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Non-malignant Helicobacter pylori-Associated Diseases

  • Christina Falkeis-Veits
  • Michael ViethEmail author
Part of the Advances in Experimental Medicine and Biology book series


Helicobacter pylori infection of the human stomach is associated with chronic gastritis, peptic ulcer disease or gastric carcinoma, and thus a high burden for the public health systems worldwide. Fortunately, only a small subfraction of up to 15–20% of infected individuals will develop serious complications. Unfortunately, it is not always known upfront, who will be affected by serious diesease outcome. For risk stratifications, it is therefore necessary to establish a common terminology and grading system, that can be applied worldwide to compare population data. The updated Sydney System for classification of gastritis with its semi-quantitative analogue scale is the system, that is currently used worldwide. Additionally, pathologists should always try to classify the etiology of the inflammatory infiltrates in the stomach to instruct the clinicians for choosing a proper treatment regime. Risk factors such as intestinal metaplasia, atrophy and scoring systems to classify these risk factors into a clinical context such as OLGA and OLGIM are discussed. Also, special forms of gastritis like lymphocytic gastritis, autoimmune gastritis and peptic ulcer disease are explained and discussed e.g. how to diagnose and how to treat. Extra-gastric sequelae of H. pylori infections inside and outside the stomach are shown in this chapter as well. Important host and bacterial risk factors such as pathogenicity islands are dicussed to draw a complete landscape around a H. pylori infection, that still can be diagnosed in patients. However, it needs to be noted that some countries have almost no H. pylori infection anymore, while others have still a very high frequency of infections with or without serious complications. The understanding and application of risk assessements may help to save money and quality of life. Extra-gastric H. pylori infections are rarely reported in the literature until today. The pathogenitiy is still under debate, but especially in the bile ducts and gallbladder, several pathological conditions may be also based on H. pylori infection, and will be also discussed.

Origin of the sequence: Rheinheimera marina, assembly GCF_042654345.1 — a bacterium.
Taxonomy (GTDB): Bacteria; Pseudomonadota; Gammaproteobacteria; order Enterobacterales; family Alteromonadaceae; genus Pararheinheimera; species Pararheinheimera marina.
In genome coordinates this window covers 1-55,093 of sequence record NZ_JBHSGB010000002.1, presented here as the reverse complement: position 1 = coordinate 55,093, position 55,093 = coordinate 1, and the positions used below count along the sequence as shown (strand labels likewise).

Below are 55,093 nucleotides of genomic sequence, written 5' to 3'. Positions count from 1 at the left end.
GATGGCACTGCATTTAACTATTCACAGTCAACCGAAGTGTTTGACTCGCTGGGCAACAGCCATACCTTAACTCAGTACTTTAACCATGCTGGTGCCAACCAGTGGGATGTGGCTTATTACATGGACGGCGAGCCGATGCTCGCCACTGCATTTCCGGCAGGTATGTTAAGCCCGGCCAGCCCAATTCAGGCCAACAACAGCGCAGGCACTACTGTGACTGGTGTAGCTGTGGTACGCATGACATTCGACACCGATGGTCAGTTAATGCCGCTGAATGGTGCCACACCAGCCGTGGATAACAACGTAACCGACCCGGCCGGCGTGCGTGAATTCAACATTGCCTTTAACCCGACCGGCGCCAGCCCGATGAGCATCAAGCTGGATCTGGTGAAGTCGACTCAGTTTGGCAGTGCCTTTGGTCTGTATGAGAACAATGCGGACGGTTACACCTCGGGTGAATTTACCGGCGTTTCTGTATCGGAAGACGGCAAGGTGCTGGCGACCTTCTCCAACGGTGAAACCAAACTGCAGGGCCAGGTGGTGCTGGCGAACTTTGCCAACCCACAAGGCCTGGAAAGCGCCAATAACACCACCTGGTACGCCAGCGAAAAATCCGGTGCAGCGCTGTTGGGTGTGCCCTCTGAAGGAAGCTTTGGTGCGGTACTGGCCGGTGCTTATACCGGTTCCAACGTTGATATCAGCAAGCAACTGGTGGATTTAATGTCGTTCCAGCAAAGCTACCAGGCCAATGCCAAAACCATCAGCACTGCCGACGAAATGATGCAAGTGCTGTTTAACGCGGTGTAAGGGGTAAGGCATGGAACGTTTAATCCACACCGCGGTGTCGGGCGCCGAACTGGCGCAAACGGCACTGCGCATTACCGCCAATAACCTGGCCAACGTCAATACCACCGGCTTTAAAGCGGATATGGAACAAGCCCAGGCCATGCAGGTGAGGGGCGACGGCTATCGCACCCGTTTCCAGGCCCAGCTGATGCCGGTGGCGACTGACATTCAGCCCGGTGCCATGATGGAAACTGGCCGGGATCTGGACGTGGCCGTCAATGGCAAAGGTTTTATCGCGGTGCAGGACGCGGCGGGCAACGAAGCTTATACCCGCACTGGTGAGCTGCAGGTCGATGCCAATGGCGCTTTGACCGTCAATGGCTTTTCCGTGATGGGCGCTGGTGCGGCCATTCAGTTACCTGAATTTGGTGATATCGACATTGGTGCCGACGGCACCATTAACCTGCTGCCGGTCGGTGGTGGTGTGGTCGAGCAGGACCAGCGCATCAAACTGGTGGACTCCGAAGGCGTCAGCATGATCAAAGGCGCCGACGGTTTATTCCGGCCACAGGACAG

Helicobacter pylori Gastritis Sydney system Atrophic gastritis 


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© Springer Nature Switzerland AG 2019

Authors and Affiliations

  1. 1.Institute of PathologyKlinikum BayreuthBayreuthGermany

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